Economist Intelligence Unit Current Affairs - 2019
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The Economist Intelligence Unit has released the report of the Worldwide Cost of Living Survey 2019.
Findings of the Survey
- For the first time in its 30-year history, three cities have been accorded the title of the world’s most expensive city in the Worldwide Cost of Living Survey from The Economist Intelligence Unit.
- Singapore which top’s of the rankings for the sixth consecutive year is joined there by Hong Kong and Paris.
- Zurich in Switzerland stood at the fourth position followed by Japan’s Osaka which shared fifth place with Geneva, also in Switzerland.
- Seoul (South Korea), Copenhagen (Denmark) and New York (US) were jointly placed at the seventh spot.
- Los Angeles (US) along with Israel’s Tel Aviv was named the 10th most expensive city in the world.
- The cost of living in Chinese cities remains relatively stable, while Southeast Asian destinations were moving up the ranks.
- Weaker local currencies have pushed all five Australian and two New Zealand cities surveyed down in the ranking.
- While parts of Asia remain the most expensive places on Earth, Asian Cities also makes several appearances at the bottom of the list.
- World’s cheapest cities include Caracas (Venezuela), Damascus (Syria), Tashkent (Uzbekistan), Almaty (Kazakhstan), Karachi (Pakistan), Lagos (Nigeria), Buenos Aires (Argentina) as well as the three Indian cities of Bengaluru, Chennai and Delhi.
The Survey compares more than 400 individual prices across 160 products and services in cities around the world by keeping New York as the benchmark city.
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The Inclusive Internet Index 2019 was prepared by the Economist Intelligence Unit (EIU) for Facebook. The ‘Inclusive Internet’ score was based on the scores of availability, affordability, relevance and readiness categories.
The 2019 Index evaluated 100 countries, representing 94 per cent of the world’s population and 96 per cent of global GDP.
Findings of the Inclusive Internet Index 2019 Report
- Sweden has topped the rankings followed by Singapore and the US.
- India has been ranked 47th.
- Men have more Internet access than women globally but low and lower middle income countries narrowed the gender gap in 2018.
- The UK, Namibia, Ireland, Austria, Chile and South Africa are the top performers of the year in terms of gender equality. All these countries had female digital skills training plans.
- The report notes that Inclusion for women and those with disabilities have improved, with low income and lower-middle-income countries driving the progress.
- The report notes that the affordability is declining relative to monthly income in many countries. This is disproportionately affecting women and people in low-income countries who are more reliant on mobile as their primary means of accessing the Internet.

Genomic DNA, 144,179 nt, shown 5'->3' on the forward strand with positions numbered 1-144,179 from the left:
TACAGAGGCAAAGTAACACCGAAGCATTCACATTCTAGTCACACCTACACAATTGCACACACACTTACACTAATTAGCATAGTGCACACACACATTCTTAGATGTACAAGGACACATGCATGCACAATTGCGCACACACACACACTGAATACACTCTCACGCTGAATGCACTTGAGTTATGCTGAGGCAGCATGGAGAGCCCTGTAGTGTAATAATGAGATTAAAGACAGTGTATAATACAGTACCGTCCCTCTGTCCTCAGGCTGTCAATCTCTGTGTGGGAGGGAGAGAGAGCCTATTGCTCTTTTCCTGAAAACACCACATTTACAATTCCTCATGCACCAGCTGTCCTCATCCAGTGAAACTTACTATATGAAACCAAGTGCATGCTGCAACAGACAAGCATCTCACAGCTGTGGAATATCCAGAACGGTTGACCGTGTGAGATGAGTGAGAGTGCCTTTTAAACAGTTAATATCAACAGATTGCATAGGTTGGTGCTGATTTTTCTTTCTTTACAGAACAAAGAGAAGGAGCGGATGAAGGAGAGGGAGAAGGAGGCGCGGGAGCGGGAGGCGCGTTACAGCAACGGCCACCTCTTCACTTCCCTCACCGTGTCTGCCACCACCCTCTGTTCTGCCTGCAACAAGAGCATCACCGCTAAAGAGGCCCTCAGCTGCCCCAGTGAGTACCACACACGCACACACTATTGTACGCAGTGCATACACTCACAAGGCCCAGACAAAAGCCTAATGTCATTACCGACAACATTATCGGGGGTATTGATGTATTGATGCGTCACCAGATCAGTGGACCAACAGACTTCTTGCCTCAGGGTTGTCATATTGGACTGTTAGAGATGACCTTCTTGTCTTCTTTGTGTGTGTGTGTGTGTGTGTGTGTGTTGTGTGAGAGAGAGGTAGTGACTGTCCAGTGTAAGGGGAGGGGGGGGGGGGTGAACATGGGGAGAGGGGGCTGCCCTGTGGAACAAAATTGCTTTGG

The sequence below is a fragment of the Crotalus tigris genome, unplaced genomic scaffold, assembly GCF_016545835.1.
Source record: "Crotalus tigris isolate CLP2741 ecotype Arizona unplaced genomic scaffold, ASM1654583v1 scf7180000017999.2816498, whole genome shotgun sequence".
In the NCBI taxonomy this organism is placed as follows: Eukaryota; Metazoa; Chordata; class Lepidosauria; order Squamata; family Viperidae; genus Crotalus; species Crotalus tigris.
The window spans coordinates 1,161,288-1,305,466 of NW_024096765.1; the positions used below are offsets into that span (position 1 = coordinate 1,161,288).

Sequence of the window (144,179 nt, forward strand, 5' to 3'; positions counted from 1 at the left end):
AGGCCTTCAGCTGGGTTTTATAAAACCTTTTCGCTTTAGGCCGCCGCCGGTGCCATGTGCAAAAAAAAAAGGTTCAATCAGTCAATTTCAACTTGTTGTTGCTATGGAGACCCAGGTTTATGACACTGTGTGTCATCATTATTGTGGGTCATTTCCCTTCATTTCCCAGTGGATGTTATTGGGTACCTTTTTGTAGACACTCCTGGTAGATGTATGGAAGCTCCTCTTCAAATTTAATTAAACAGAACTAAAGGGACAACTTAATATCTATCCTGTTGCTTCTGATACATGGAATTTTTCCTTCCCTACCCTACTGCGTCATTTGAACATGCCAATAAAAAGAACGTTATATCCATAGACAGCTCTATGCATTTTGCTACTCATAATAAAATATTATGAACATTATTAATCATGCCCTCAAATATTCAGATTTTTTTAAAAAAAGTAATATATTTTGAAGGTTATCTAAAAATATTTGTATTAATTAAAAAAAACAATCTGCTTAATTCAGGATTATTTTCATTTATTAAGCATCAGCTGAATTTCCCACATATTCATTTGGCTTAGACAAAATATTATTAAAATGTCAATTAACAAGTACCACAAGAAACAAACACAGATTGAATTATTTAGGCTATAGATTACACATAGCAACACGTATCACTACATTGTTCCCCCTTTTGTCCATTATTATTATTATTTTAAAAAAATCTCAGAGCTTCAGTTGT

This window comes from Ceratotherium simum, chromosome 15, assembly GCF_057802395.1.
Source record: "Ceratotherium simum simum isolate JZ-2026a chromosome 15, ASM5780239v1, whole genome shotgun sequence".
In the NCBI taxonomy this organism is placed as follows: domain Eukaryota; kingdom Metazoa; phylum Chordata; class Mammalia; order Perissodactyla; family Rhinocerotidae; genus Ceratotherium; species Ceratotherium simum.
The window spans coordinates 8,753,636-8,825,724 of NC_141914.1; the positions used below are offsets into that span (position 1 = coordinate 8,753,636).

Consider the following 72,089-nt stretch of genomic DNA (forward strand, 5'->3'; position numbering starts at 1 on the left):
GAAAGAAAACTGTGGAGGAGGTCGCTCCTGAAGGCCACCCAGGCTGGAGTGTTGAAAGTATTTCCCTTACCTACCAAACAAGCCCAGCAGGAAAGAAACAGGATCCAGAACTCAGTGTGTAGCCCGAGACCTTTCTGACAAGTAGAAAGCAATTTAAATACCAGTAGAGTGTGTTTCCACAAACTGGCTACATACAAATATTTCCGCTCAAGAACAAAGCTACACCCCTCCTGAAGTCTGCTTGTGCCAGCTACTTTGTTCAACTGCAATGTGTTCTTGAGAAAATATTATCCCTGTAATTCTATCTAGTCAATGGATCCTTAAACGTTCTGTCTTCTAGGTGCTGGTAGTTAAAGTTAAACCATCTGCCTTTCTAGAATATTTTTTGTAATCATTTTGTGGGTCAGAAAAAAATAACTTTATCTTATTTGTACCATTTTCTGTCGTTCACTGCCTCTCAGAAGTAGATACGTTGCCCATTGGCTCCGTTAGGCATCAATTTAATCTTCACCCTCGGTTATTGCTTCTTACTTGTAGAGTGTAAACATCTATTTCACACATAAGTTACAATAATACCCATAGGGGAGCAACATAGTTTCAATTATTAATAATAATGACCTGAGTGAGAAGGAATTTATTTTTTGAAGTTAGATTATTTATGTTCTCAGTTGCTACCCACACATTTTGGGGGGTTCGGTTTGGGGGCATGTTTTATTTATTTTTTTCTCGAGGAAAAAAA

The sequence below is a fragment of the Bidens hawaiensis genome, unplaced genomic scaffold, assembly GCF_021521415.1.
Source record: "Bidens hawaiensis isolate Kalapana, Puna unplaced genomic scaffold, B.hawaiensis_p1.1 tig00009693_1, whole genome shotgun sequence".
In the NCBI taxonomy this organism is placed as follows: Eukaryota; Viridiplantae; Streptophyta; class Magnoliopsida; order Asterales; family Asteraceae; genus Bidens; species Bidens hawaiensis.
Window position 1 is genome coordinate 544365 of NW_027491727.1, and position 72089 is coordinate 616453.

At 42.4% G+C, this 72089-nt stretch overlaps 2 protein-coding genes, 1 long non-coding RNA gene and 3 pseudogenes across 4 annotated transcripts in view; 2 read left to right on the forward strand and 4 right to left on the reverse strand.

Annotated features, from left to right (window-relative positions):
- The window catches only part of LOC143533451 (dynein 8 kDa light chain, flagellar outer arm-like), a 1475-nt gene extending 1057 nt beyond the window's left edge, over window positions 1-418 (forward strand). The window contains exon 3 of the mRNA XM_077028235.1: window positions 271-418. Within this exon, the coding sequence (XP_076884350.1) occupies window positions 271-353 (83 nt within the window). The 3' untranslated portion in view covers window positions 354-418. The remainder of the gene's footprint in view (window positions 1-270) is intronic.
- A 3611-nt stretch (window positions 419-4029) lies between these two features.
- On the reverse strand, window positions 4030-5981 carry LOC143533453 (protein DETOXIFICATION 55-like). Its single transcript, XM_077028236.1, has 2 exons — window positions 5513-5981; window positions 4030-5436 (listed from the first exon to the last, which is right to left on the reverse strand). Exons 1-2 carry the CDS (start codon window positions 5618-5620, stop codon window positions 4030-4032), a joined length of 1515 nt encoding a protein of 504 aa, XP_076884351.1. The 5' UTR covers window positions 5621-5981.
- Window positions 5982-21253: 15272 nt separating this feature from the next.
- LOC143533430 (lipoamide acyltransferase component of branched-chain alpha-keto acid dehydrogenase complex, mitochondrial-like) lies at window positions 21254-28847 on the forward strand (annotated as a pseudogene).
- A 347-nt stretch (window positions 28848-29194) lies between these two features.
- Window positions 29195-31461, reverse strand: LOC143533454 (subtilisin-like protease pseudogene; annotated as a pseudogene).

- The percentage of households connected to the Internet globally increased, on average from 53.1 per cent to 54.8 per cent, the rate of growth in Internet connections slowed to 2.9 per cent in 2019 from 7.7 per cent in 2018.
- Fixed-line Internet access is too expensive or inaccessible in some countries, as a result, mobile services are critical in these regions.
- The lower-middle-income countries made a significant 66 per cent improvement in 4G coverage and low-income countries witnessed a moderate 22 per cent improvement.
- Web accessibility standards have also improved. The improvements were led by low and lower middle income countries.
- There are about 3.8 billion people around the world without fast and reliable Internet access.
- Even though the overall gap between those with access to the Internet and those without narrowed, the lowest income countries fell behind because they improved at a slower rate than other countries and much slower than last year.
- Internet connections in low-income countries increased by marginal 0.8 per cent compared to 65.1 per cent last year.
- More than half (52.2 per cent) of respondents said they are not confident about their online privacy.
- Majority of respondents (74.4 per cent) think the Internet has been the most effective tool for finding jobs
The report highlights that there are demonstrable benefits from comprehensive female e-inclusion policies, digital skills programmes and targets for women and girls to study science, technology, engineering and mathematics (STEM).
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